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I am grateful for your thoughtful and careful editorial, “The ‘comfort women’ agreement,” in the Jan. 1 edition.

As a German citizen living in South Korea and always happy to visit your friendly country, I feel pain in my heart over the historically rooted distrust between Japan and South Korea. To make any future apology more acceptable to Korean and other Asian victims, it will be crucial for Japanese society to understand the problems with Prime Minister Shinzo Abe’s tone, style and gestures.

No apology for grave misdeeds can insist on being “final and sufficient.” A sincere apology means having to live with a red face at least for some time. Abe is explicitly focused on his purpose to save Japan’s present and future generations from the burden of guilt and shame.

But please do not in any way confuse having to apologize on a national level with being a victim! National identity, in my case as a German, does not mean having to feel like a more evil sinner individually, but it will include some element of shame, I would say for a thousand years. In the case of Japan, I would humbly estimate a hundred, counting from the day of the first credible and responsible national apology.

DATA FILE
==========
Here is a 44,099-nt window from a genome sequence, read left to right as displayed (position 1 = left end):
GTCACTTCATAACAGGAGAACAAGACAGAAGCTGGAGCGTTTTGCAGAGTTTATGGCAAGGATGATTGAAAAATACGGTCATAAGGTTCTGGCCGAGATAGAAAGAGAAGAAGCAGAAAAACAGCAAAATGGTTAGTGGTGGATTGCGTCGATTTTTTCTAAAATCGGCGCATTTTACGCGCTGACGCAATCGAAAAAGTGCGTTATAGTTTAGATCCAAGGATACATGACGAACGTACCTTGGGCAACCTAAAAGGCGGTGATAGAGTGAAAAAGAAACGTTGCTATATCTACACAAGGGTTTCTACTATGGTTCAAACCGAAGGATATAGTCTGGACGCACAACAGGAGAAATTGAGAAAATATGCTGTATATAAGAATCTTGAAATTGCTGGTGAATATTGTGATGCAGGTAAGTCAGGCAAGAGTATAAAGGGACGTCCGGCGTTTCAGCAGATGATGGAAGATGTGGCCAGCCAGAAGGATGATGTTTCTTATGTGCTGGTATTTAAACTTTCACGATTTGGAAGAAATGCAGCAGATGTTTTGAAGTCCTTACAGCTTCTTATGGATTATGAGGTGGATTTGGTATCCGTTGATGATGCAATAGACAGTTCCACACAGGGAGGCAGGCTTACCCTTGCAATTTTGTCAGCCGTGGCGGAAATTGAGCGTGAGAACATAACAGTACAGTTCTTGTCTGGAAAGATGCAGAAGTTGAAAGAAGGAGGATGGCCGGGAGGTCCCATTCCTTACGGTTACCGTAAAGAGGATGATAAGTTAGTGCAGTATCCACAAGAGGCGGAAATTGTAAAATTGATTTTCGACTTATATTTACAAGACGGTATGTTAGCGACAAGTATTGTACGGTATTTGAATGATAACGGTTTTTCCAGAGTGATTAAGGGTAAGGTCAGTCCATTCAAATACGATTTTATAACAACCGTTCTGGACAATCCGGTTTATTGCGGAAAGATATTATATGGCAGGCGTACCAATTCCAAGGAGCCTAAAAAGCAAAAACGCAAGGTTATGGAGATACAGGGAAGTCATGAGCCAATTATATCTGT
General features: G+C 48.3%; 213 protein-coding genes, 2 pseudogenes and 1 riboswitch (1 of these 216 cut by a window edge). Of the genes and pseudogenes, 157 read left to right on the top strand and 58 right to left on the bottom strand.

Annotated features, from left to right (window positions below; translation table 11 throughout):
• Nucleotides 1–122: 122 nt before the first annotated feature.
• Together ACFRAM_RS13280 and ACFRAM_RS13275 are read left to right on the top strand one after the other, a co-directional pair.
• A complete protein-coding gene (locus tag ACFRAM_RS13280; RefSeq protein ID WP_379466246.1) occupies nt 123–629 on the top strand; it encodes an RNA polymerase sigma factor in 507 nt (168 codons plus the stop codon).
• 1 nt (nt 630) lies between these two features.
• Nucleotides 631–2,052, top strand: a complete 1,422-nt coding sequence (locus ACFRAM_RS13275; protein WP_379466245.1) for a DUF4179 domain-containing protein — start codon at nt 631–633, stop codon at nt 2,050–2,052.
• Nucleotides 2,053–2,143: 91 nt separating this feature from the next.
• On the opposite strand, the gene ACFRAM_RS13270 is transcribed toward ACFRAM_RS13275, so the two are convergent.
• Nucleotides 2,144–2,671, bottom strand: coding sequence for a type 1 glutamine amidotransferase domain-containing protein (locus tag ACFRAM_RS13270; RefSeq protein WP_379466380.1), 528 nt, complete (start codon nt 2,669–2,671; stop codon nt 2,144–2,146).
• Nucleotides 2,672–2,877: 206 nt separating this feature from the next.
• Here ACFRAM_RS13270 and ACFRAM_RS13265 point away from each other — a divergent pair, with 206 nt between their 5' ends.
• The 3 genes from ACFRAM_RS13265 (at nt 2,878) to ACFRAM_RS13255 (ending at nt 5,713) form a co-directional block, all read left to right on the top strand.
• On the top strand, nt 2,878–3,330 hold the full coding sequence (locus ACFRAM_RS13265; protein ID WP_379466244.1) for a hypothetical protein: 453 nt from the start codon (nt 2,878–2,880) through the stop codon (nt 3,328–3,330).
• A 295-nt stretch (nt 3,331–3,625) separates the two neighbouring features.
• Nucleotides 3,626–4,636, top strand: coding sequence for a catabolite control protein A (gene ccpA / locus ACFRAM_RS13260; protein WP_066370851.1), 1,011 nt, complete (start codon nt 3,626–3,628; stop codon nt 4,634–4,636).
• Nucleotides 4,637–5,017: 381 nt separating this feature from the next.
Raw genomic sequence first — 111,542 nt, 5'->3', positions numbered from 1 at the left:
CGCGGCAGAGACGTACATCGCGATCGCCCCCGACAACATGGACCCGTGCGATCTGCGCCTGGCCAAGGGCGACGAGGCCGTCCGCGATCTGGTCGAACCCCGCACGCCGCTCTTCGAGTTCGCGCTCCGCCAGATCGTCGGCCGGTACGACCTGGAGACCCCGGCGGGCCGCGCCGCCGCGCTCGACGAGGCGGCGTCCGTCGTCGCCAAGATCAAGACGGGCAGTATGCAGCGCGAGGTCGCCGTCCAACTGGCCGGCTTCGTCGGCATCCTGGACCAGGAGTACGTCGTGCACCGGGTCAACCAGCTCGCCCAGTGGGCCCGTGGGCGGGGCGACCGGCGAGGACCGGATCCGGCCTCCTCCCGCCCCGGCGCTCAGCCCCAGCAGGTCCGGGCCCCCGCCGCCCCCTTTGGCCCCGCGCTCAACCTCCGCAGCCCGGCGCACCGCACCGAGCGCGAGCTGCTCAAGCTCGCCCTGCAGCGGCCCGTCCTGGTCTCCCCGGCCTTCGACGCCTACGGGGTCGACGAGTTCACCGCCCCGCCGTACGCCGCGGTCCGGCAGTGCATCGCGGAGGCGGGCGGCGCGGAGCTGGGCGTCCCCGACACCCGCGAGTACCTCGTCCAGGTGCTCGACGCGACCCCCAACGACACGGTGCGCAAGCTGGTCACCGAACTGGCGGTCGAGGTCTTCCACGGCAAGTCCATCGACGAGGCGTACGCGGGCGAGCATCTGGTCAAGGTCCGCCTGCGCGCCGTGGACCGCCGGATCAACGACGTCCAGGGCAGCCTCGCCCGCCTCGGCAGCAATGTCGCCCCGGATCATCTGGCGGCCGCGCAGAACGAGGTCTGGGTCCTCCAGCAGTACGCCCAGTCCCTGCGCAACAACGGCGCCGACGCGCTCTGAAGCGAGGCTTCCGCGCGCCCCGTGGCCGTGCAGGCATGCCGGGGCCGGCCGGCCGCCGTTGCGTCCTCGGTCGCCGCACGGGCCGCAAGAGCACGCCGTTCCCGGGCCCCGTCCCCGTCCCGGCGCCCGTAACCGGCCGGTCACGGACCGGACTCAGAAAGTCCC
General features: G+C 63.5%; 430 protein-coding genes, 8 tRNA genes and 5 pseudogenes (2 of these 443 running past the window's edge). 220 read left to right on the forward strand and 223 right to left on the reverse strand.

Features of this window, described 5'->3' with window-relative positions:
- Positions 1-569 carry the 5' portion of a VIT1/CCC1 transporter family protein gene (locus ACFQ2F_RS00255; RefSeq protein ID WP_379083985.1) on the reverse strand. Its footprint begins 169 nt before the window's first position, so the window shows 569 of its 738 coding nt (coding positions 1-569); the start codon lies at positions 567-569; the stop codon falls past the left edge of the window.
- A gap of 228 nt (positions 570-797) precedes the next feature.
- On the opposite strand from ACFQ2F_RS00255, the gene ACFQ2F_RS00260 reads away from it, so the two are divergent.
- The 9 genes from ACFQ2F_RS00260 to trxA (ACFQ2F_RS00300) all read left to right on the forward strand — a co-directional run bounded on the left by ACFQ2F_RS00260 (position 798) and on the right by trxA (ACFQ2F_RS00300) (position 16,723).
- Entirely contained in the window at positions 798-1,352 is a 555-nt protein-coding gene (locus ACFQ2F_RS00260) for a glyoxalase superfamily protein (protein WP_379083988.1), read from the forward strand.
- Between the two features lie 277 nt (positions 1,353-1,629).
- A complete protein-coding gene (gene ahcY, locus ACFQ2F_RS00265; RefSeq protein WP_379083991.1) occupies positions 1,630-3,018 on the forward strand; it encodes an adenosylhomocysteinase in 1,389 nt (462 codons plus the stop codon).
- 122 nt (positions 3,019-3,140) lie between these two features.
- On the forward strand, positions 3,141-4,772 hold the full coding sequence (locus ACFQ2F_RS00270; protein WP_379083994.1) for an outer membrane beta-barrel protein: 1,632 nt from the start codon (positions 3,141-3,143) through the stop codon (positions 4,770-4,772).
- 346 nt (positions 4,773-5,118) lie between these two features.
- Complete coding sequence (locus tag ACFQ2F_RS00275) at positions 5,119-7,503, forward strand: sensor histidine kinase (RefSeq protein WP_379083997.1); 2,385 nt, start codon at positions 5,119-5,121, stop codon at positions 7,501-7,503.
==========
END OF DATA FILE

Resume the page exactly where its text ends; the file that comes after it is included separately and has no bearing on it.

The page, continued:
Forgiveness can’t be demanded, not even expected. We can only hope that fingers will point at our red faces less penetratingly over time — and should then be grateful for it.

And still I hope there will be reconciliation between South Korea and Japan, those two great countries representing the endangered principles of freedom and democracy in Asia.

Michael Bergmann
SEOUL

The opinions expressed in this letter to the editor are the writer’s own and do not necessarily reflect the policies of The Japan Times.

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